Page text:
Our report provides the results of our synthesis in four issue areas that devolve
from the two major study questions noted above. We provide a summary of our findings
below.
iiiExhibit ES-1 Analysis Sample Definitions for NSAF, SIPP, CPS


NSAF SIPP CPS
Data Type, Years cross-sectional: 1997, 1999, 2002 longitudinal: 1996 and 2001 panels cross-sectional: 2000 and 2005
Unit of Analysis "Social family" - children and adults living "Family" - all persons related by blood, "Family" - all persons related by blood,
together related by blood, marriage, or romantic marriage, or adoption; excludes cohabitors. marriage, or adoption; excludes
attachment (includes cohabiting partners). Adult Head is designated parent or guardian of at cohabitors. Head is designated parent or
most knowledgeable adult about the child is least one of the children receiving welfare. guardian of at least one of the children
considered head. In married couple families, head is mother; receiving welfare. In married couple
in multiple generation families youngest families, head is mother; in multiple
parent/guardian is head. generation families youngest
parent/guardian is head.
Definition of Head reports family receiving TANF income at Families with children that report receiving At least one person in family reports
Recipient the time of the interview. We exclude families TANF, general assistance, or "other receiving TANF or "other public
where parents of the children are not present or welfare". assistance" in the past 30 days.
the head is receiving SSI. Family income at the
time of the interview or in the prior year cannot
have exceeded 250 percent of poverty and must
be below 200 percent of poverty in current or
prior year.
Definition of Former Head reports not receiving TANF at time of Families receiving welfare in first wave of Families reporting received welfare in
Recipient interview but did receive TANF in the past two panel and stopped receiving welfare (no one previous calendar year but has not
years. Same sample exclusions as for TANF in family received) for at least two received welfare in past calendar month.
recipients. consecutive months.
Time periods early reform: 1997 - 1999 early reform: 1996 - 2001 late reform: 2000 - 2005
analyzed for current late reform: 1999 - 2002 late reform: 1999 - 2003
recipients
Time period analyzed 1997 - 2002 1996 - 2001 2000 - 2005
for former recipients
iv 1. In what ways have the characteristics of families receiving cash assistance
changed over time, and what do we know about the relationship of these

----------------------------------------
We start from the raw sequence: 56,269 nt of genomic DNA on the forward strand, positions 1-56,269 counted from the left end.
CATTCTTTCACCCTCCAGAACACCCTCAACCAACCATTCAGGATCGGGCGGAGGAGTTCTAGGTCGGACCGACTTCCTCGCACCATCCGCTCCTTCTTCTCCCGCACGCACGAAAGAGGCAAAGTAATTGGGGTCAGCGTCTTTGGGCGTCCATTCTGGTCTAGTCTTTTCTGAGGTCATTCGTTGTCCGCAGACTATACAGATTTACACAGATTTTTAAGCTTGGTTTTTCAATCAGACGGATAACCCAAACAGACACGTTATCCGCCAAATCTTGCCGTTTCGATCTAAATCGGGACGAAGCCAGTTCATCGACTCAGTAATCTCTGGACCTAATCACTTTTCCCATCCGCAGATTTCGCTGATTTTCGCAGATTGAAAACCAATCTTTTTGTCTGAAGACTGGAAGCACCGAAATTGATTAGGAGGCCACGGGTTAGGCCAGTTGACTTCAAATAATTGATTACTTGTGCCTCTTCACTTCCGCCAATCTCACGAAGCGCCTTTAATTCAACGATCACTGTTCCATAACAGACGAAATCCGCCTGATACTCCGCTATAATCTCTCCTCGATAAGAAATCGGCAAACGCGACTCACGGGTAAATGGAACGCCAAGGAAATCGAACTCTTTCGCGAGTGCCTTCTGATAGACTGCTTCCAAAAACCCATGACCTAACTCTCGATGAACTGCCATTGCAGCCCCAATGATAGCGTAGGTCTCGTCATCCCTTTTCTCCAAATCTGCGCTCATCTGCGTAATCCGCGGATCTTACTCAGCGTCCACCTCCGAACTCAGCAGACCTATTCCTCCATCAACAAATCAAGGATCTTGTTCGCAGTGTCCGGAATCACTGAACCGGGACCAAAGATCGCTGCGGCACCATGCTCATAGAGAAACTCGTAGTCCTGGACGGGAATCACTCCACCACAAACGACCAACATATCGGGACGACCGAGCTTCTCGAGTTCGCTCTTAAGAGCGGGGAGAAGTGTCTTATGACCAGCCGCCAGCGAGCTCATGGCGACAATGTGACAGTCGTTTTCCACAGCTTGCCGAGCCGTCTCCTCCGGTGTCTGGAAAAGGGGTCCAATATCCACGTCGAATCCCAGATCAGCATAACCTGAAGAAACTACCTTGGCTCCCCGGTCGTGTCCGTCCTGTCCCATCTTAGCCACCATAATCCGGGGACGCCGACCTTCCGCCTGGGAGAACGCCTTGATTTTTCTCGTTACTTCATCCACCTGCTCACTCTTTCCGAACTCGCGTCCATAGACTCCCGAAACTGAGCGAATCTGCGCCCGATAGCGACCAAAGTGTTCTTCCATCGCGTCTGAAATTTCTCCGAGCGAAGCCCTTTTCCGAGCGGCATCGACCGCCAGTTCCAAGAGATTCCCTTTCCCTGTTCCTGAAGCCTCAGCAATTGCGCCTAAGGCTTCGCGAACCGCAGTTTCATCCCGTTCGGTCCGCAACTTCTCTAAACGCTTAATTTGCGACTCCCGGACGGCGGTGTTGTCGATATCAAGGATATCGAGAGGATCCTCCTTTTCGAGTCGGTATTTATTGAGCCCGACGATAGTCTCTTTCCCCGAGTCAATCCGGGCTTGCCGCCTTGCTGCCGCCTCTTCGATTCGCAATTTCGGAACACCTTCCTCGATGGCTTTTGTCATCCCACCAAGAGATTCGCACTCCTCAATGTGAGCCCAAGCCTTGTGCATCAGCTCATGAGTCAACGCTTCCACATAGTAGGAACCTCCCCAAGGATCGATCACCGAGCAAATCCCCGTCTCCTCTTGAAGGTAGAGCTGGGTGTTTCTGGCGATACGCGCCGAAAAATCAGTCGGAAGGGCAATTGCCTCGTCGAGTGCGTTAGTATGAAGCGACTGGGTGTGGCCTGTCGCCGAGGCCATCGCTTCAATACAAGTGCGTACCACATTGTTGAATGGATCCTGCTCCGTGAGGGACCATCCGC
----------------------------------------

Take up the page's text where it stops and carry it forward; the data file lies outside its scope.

changes to caseload decline?

• Both declines in entry and increases in exits have played a role in declining
TANF caseloads and both potentially influence changes over time in the
characteristics of the caseload.

Research suggests that both changes in welfare policy and economic growth
3played substantial roles in this decline. For the size of the caseload to fall, either fewer
people must be entering the program or those entering or who have been on the program
must be exiting after shorter stays (or some combination of both phenomena). Ultimately,
changes in who enters welfare and how long they stay influence the composition of the
caseload and, as a result, the characteristics of welfare leavers. Studies of caseload
dynamics in the 1990s have found that changes in entry were an important part of
4caseload decline, although increases in exits from welfare played a relatively larger role.
Whether reforms affect exit and entry differentially for families with different
characteristics has implications for the caseload. However, there is little research on this
topic.

• Despite the implementation of federal welfare reform, the massive decrease in
welfare caseloads, and the very different economic climate during the early
and late reform periods, data on the demographic characteristics of families
on welfare show few statistically significant changes.

Our analysis examines the how personal and family characteristics of TANF
recipients and former recipients (including age, sex, race/ethnicity, and education of the
family head, family structure, family size, number of children, and age of youngest child)
changed over time. We find that trends in the characteristics of families on TANF are
sensitive to the precise years considered, the definitions employed, and the data sets used.
Further, there are few statistically significant changes in these characteristics that are
consistent over time and across data sets. Similarly, data on different cohorts of welfare
leavers over time indicate that in most respects, the personal and family characteristics of
leavers have not changed significantly or consistently.

There are, however, some noteworthy patterns to consider. For example, we find
that the educational attainment of recipients seems to be sensitive to the economic cycle
with the typical recipient having more education when the economy is softer in the later
years after reform.


3 Both Blank (2002) and Grogger, Karoly, and Klerman (2002) provide excellent syntheses of this research.
4 These studies include Klerman and Haider (2001), Oellerich (2001), Bavier (2002), and Acs et al. (2001).
v
2. Does the caseload of TANF recipients include greater percentages of families
with serious barriers to work over time?

• Significant percentages of TANF recipients have serious barriers to work and
prevalence is generally higher among recipients than leavers.

As caseloads declined, concerns grew that more of the TANF caseload would
have serious barriers to work, requiring greater investment of resources to move off
welfare and into the labor market. Numerous location-based studies of the welfare
caseload show that significant percentages of TANF recipients have serious barriers to
work such as physical or mental health problems, recent experience of domestic violence,